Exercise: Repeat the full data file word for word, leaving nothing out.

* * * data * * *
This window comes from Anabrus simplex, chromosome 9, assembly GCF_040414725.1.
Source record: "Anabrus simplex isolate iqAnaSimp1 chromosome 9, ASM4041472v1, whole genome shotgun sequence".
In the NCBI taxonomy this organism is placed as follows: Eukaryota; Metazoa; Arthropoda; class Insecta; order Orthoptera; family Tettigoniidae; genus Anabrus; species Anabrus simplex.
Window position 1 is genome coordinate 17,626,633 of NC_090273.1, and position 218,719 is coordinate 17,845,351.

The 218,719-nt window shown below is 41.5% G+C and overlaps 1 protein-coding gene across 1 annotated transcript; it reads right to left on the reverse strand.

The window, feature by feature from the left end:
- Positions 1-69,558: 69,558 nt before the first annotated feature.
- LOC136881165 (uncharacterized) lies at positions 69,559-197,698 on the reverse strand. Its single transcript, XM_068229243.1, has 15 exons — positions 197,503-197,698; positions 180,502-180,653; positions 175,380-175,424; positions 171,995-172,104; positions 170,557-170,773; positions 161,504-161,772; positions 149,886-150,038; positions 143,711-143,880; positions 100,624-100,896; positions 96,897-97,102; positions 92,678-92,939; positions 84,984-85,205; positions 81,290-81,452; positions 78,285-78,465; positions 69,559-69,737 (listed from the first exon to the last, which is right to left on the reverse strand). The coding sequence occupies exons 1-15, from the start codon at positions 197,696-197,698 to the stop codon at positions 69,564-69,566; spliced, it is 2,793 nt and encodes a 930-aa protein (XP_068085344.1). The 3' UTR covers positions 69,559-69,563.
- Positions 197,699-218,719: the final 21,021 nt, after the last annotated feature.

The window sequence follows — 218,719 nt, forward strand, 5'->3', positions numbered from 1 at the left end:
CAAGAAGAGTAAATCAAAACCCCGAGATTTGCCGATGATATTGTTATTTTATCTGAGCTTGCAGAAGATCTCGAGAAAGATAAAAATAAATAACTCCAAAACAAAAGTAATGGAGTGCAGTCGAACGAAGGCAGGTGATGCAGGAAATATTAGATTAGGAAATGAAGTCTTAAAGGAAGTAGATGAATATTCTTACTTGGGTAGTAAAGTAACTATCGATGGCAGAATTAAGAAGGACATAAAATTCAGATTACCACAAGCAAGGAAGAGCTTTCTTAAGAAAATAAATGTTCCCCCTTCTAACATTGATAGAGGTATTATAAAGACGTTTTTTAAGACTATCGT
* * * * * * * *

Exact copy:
This window comes from Anabrus simplex, chromosome 9, assembly GCF_040414725.1.
Source record: "Anabrus simplex isolate iqAnaSimp1 chromosome 9, ASM4041472v1, whole genome shotgun sequence".
In the NCBI taxonomy this organism is placed as follows: Eukaryota; Metazoa; Arthropoda; class Insecta; order Orthoptera; family Tettigoniidae; genus Anabrus; species Anabrus simplex.
Window position 1 is genome coordinate 17,626,633 of NC_090273.1, and position 218,719 is coordinate 17,845,351.

The 218,719-nt window shown below is 41.5% G+C and overlaps 1 protein-coding gene across 1 annotated transcript; it reads right to left on the reverse strand.

The window, feature by feature from the left end:
- Positions 1-69,558: 69,558 nt before the first annotated feature.
- LOC136881165 (uncharacterized) lies at positions 69,559-197,698 on the reverse strand. Its single transcript, XM_068229243.1, has 15 exons — positions 197,503-197,698; positions 180,502-180,653; positions 175,380-175,424; positions 171,995-172,104; positions 170,557-170,773; positions 161,504-161,772; positions 149,886-150,038; positions 143,711-143,880; positions 100,624-100,896; positions 96,897-97,102; positions 92,678-92,939; positions 84,984-85,205; positions 81,290-81,452; positions 78,285-78,465; positions 69,559-69,737 (listed from the first exon to the last, which is right to left on the reverse strand). The coding sequence occupies exons 1-15, from the start codon at positions 197,696-197,698 to the stop codon at positions 69,564-69,566; spliced, it is 2,793 nt and encodes a 930-aa protein (XP_068085344.1). The 3' UTR covers positions 69,559-69,563.
- Positions 197,699-218,719: the final 21,021 nt, after the last annotated feature.

The window sequence follows — 218,719 nt, forward strand, 5'->3', positions numbered from 1 at the left end:
CAAGAAGAGTAAATCAAAACCCCGAGATTTGCCGATGATATTGTTATTTTATCTGAGCTTGCAGAAGATCTCGAGAAAGATAAAAATAAATAACTCCAAAACAAAAGTAATGGAGTGCAGTCGAACGAAGGCAGGTGATGCAGGAAATATTAGATTAGGAAATGAAGTCTTAAAGGAAGTAGATGAATATTCTTACTTGGGTAGTAAAGTAACTATCGATGGCAGAATTAAGAAGGACATAAAATTCAGATTACCACAAGCAAGGAAGAGCTTTCTTAAGAAAATAAATGTTCCCCCTTCTAACATTGATAGAGGTATTATAAAGACGTTTTTTAAGACTATCGT